Blue Ribbon Task Force Says Army Field Manual on Interrogation Allows Torture, Abuse

By: Tuesday November 5, 2013 4:10 pm

A report by a multidisciplinary task force, made up largely of medical professionals, ethicists and legal experts, has called on President Obama to issue an executive order outlawing torture and other abusive techniques currently in use in the military’s Army Field Manual on interrogations. The Task Force, which wrote the report for The Institute on Medicine as a Profession (IMAP) and the Open Society Foundations (OSF), has also called on the Department of Defense to rewrite the Army Field Manual in accordance with such an executive order.

But politically, it has been difficult for the issue of abuse in the Army Field Manual to get traction.

Hunger Striker Younus Chekhouri Describes the “Nightmare” Inside Guantanamo

By: Friday May 10, 2013 4:40 pm

The World Medical Association states, “Forcible feeding is never ethically acceptable. Even if intended to benefit, feeding accompanied by threats, coercion, force or use of physical restraints is a form of inhuman and degrading treatment. Equally unacceptable is the forced feeding of some detainees in order to intimidate or coerce other hunger strikers to stop fasting.”

Nearly 12,000 Prisoners Join California Hunger Strike to End Torture Conditions

By: Monday October 3, 2011 7:40 am

According to California sources, “nearly 12,000 prisoners were on hunger strike, including California prisoners who are housed in out of state prisons in Arizona, Mississippi and Oklahoma.” This is the second hunger strike in less than four months, with prisoners at the Supermax Pelican Bay Prison and other California state prisons protesting the use of long-term solitary confinement, in addition to four other main demands, including provision of adequate and nutritious food, and an end to administrative abuses.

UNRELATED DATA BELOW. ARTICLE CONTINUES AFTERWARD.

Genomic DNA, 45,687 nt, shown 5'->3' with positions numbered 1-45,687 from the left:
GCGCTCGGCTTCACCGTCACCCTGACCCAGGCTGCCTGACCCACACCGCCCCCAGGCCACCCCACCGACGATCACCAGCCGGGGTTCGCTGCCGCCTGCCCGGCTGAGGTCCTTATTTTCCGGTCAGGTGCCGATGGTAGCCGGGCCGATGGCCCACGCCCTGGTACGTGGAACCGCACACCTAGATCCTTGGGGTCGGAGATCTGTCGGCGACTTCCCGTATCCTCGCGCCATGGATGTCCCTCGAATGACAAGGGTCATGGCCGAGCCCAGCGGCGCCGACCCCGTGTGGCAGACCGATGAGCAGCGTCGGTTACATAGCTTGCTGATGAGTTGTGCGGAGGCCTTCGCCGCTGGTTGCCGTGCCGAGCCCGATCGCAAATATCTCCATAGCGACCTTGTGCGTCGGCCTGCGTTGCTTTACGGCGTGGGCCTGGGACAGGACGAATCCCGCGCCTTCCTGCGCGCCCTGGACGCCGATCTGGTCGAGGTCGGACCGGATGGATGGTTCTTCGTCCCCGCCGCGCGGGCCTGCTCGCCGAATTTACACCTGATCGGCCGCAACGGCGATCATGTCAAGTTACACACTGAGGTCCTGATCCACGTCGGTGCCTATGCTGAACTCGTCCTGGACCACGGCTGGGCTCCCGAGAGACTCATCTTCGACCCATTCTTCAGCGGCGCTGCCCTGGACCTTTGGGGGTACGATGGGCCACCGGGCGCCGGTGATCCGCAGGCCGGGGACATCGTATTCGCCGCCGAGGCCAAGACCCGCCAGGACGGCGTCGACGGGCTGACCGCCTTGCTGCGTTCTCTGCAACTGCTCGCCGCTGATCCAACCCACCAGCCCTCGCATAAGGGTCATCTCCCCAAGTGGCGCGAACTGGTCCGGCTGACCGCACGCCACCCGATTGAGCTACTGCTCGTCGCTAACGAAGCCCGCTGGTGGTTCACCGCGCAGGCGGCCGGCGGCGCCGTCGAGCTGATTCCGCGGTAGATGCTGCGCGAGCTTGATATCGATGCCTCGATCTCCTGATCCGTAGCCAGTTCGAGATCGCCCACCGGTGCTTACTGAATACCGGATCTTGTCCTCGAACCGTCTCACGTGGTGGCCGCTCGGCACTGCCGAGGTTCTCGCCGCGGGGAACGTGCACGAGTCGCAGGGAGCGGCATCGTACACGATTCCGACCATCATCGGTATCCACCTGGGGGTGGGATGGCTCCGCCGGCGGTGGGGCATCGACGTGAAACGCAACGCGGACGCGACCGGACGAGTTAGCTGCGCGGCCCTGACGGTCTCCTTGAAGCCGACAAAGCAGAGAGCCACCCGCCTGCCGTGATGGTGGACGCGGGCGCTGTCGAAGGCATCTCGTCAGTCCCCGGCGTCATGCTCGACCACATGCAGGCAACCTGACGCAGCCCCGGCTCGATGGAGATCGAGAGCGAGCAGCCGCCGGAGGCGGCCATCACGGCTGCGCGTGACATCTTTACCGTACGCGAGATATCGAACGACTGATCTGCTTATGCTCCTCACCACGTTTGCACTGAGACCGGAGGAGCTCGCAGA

Isolation, Indeterminate Sentences Used to Extract Confessions at California Supermax Prisons

By: Sunday July 17, 2011 6:45 am

The conditions at Security Housing Units (SHU) at Pelican Bay Prison, and other Supermax prisons, clearly constitute torture and/or cruel, inhumane treatment of prisoners. It relies on the use of severe isolation or solitary confinement, the effects of which I’ve written about before in the context of the Bradley Manning case (see here and here). At Pelican Bay, the prisoners in “administrative segregation” are locked in a gray concrete 8′X10′ foot cell 22-1/2 hours per day. The other time (if that privilege is granted) is spent alone in a tiny concrete yard. There is no human physical contact. No work, no communal activities. If the prisoner has enough money they can purchase a TV or radio. Meals are pushed through a slot in the metal door.

Isolation: “The Ideal Way of ‘Breaking Down’ a Prisoner”

By: Tuesday March 8, 2011 12:30 pm

The isolation and degradation of Bradley Manning by the Marine Corps penal authorities at the Quantico brig represents a significant acceleration of government torture policy, as it is meant, among other things, to further desensitize the U.S. population to the use of torture. Torture will be used on political dissidents in this country, that is clear now, and PFC Manning is the first, but there will be others.

More Secret Prisons, Tortured Confessions: The Debasement of Society and Politics Through Torture

By: Monday May 3, 2010 6:07 am

Almost every day, a new revelation surfaces regarding the United States’ role in spreading and perpetuating the crime of torture. This article looks at several such news stories from just the past few weeks.

Extended Isolation Among DOD Interrogation Techniques Sought in 2004

By: Tuesday March 9, 2010 3:12 pm

Yesterday when I raised the question of what techniques DOD wanted to use in spring 2004, I said there was some ambiguity about what DOD was trying to get approved. In this post I’m going to lay out the conflicting sources of information. Given the totality of information, though, it appears that what DOD asked to use in spring 2004 was extended isolation.

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